The year I broke my trauma bond: Leaving an abusive relationship
Women are raised with the narrative that the ‘beauty’ can change the ‘beast’. But real life is not a fairy tale.
“He got up and he put his fist to my face and he said: ‘You say that word one more f*****g time.'”
I knew that he was going to start punching me after that.”
Andrea’s voice floats over the phone, incredibly strong in spite of the topic we are discussing.
The next day after the incident she took her two dogs and two cats, and whatever she could fit into a suitcase, and left her husband for good, she said, running and hiding for weeks until she could serve him with a restraining order.
Now, nearly three months later, she has begun to rebuild herself and her life.
The pity card
Andrea met John, whose name has been changed for his privacy, at a house party in rural Florida, in the US, back in 2009.
She had been living and working in New York City until the recession hit in 2008 and she moved to Florida to stay with her father. The area they lived in was “economically depressed”, she said. There were few opportunities, even for those with a degree, and she was lonely, an outsider in the community.
She remembers being “almost hypnotised” when she first saw John.
“He was just staring at me and he had the bluest eyes, and he just could not take his eyes off me,” she said. “And then he started to talk to me like nobody else was in the room, and it was almost like… this is the moment I knew that he was the one for me.”
Their first date was at a “really smokey white-trash pool hall”, she remembers, “but we had a good time… we spent the weekend together… and it was fun because I felt like I was hearing him and healing him.”
This was the most intriguing thing about John, Andrea said, the fact that he appeared to need saving.
“He just made himself out to be such a victim from his previous girlfriend,” she said.
Looking back, she sees this as a serious red flag – if a potential partner calls all their exes “crazy”, she said, you know “there’s one common denominator”.
We are not shown healthy examples of men … Especially in the context of romance movies and books.
Another red flag she missed at the time was how John kept invalidating her own experiences.
“His problems were always worse. He would always interrupt me and not [care] about what I had to say about anything because I’m a woman,” she said. “Anything I’d say didn’t matter.”
Andrea’s friend Kate, also a survivor of a violently abusive relationship, says she “kept feeling weird” about Andrea’s connection with John.
“Initially, [Andrea] had not really been looking for anything and he kind of just quickly swept her off her feet in a way that was alarming to me,” she said.
We are taught that we, the “beauty”, can change the “beast”, she said.
“We are not shown healthy examples of men. Can you think of any? Especially in the context of romance movies and books.”
Kate says that in her own experience the biggest test in a new relationship is how the other person responds to being told “no”.
“If they can’t handle it, if they say one mean thing to you… get out and save yourself,” she said.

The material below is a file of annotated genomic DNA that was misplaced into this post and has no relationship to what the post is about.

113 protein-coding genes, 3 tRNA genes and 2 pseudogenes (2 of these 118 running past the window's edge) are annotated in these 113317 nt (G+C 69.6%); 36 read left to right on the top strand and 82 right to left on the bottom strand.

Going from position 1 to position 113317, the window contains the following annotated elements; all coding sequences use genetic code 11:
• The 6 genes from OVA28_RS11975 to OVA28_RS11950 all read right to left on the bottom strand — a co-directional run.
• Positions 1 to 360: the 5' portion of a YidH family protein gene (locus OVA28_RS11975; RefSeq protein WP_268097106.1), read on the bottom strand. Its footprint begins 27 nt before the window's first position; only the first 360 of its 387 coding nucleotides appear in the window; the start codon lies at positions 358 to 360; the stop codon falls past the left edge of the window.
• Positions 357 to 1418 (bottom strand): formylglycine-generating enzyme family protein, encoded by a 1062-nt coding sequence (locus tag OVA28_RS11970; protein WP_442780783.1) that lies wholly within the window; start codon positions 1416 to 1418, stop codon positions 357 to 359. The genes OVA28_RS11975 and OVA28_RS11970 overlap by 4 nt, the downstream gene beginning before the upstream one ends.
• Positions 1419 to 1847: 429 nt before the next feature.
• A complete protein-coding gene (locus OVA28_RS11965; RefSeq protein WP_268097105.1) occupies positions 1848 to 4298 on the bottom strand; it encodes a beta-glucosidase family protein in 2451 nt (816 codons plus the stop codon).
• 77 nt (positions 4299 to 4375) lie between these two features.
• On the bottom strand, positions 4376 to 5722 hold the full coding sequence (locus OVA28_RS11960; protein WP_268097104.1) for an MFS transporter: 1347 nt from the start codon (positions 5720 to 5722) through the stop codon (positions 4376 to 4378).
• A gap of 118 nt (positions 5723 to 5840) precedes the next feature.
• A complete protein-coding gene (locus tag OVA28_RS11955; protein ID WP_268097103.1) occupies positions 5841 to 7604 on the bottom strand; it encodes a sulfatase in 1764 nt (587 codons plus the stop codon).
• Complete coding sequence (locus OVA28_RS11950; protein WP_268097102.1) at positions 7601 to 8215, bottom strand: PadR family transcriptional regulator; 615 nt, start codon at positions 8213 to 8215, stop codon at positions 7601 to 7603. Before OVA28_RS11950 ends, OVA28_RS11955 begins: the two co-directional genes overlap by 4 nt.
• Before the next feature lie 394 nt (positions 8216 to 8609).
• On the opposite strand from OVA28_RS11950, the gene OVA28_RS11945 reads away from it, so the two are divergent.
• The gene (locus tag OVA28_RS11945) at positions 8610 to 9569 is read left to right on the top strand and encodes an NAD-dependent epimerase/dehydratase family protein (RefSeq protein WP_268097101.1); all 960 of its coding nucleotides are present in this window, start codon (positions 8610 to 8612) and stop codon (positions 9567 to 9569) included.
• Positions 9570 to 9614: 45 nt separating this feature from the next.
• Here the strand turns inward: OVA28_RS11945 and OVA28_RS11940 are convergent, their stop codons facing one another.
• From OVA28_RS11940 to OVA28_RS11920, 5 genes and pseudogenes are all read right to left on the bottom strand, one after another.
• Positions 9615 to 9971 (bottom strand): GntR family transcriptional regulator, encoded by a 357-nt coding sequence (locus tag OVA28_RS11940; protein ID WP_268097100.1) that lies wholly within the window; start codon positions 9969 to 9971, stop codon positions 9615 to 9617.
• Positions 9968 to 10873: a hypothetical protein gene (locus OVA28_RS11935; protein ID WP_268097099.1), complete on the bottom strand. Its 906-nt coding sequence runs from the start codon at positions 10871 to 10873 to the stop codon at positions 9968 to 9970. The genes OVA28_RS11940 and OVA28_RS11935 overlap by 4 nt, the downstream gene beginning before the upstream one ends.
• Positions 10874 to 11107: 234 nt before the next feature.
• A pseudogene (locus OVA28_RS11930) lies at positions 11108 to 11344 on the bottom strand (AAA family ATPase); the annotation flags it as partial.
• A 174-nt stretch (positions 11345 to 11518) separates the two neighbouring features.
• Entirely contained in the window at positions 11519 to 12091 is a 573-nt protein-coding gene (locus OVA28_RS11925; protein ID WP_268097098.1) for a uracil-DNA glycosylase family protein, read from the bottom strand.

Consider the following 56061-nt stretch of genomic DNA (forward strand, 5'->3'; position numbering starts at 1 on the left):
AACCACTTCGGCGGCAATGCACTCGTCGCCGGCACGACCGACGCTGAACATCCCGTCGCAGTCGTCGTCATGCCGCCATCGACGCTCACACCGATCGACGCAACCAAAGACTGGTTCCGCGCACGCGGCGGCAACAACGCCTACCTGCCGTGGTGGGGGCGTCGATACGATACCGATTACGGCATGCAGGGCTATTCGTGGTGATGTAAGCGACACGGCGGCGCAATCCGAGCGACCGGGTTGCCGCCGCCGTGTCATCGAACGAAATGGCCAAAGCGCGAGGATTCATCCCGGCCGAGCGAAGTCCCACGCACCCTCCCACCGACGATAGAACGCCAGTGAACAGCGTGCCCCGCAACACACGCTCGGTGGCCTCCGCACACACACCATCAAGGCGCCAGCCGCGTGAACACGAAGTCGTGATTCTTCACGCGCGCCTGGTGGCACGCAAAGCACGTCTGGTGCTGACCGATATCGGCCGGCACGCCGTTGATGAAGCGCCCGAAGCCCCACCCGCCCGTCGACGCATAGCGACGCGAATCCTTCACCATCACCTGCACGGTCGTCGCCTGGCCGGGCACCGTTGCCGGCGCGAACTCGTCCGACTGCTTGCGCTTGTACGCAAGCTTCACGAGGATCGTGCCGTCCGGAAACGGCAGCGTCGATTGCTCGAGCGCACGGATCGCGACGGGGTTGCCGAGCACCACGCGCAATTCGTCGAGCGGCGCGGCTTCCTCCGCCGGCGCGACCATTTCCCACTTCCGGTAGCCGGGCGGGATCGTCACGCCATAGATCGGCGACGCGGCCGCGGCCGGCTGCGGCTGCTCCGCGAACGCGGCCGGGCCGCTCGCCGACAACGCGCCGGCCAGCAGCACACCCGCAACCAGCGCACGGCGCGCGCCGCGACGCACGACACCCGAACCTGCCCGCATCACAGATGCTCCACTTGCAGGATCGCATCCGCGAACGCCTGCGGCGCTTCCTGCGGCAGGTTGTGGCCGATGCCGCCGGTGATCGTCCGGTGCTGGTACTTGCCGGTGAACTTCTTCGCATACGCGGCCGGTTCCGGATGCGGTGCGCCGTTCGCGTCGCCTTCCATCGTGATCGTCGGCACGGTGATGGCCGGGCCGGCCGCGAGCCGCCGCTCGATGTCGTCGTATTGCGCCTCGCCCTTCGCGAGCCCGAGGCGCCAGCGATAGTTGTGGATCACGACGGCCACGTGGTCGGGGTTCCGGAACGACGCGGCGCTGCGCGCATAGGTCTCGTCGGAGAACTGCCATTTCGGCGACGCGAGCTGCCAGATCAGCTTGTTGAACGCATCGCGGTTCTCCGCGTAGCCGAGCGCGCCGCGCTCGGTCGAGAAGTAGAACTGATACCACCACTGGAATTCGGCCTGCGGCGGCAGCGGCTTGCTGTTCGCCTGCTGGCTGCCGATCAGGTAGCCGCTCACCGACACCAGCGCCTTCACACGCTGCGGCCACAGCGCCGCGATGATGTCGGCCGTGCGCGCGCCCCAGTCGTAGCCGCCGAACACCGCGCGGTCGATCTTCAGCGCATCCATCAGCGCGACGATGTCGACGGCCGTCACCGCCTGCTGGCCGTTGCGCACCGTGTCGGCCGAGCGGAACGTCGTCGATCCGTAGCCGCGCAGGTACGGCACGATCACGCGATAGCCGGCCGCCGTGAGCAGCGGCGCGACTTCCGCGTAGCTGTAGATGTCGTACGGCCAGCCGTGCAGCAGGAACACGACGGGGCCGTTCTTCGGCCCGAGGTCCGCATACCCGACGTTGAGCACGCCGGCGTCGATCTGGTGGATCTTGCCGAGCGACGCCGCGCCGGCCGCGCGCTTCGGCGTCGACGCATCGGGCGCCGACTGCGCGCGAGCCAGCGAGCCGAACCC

But it can be easy to brush off seemingly small red flags like this, she said, perhaps because “we all are willing to justify little things… ‘Maybe they had a bad day.'”
“And also these men unravel slowly – often in secret – and make you second-guess what happened,” she said, “You don’t have backup.”
‘I was not allowed to disagree with him’
As Andrea’s relationship evolved, John’s red flags became blatant abuse.
“He needed to control me so I wouldn’t leave him. And it got more violent and controlling as he realised he was losing me,” said Andrea.
John’s control came in many forms. He tried to change the way Andrea looked – forcing food on her, banning her from working out, and even dictating the clothes she wore, paranoid that if she looked good she would cheat on him.
“He would make jokes like: ‘Well, if I get you too fat where you can’t run, then you’ll never leave me,’” she said.
He would threaten suicide if she left him, and tell her stories designed to intimidate. “One of the stories he’d repeat to me over and over again… was [when] he went down to Central Florida to stick up for his brother and he hit a guy so hard that he collapsed his cheekbone in and changed the way he looks forever,” she said.
Andrea was driven to such a state of anxiety that she would have “a huge panic attack” nearly every day when it came time to head home from work.
He always made me doubt the reality of what was happening to the point where I … would get so confused I would just sit down on a floor, like: ‘What’s going on?’
John would gaslight her “constantly”, she said, even blaming her for his violence, saying she incited it. “He would tell me that I said something when I clearly did not say that, and then he’d be like: ‘Don’t you remember? What’s wrong with you?’” she said.
“I was not allowed to disagree with him. Because if I didn’t agree with him totally, then [he said] I was arguing with him, and I was being combative. And [he’d say] this is why we fight all the time.”
It made her feel “crazy”, she said.
“He always made me doubt the reality of what was happening to the point where I… would get so confused I would just sit down on a floor, like: ‘What’s going on?’”
At the same time, John would deliberately build Andrea up and tear her down. “He would go on… [about] what a very intelligent, smart woman I was, how it was so refreshing to hear my vocabulary and to be with such a beautiful woman,” she said.
But then he would taunt her, call her ugly, interrupt her.
“When I would start to get anxious… he’d start making fun of me and I’d freeze because even putting something on the counter, even that was wrong,” she said. “[He’d say] ‘You’re weak, you’re weak,’ even though he was previously like: ‘You’re so strong and I’m so proud to be your husband.'”
Because she loved him, and because of his manipulation and gaslighting, Andrea would explain away his behaviour and make excuses for him.
There are also good times in abusive relationships, which leave you even more confused, she said.
“I remember… when we were in Ireland… we had a two-storey Airbnb… and you would hear the rain pattering on the windows from the green scenery, it was beautiful,” she said, “and we sat there and wrote a love song for each other and recorded it and played it at different pubs and stuff.”
These are the times you live for, she said.
‘It turned physical in 2018’
But over time, Andrea started to respond to the angry, painful sides of the relationship and stand up for herself. John’s reactions to this were increasingly extreme.
Then, in November 2018, she said, he started to hit her. “I remember the first time he hit me so hard, I slid across the floor,” she said.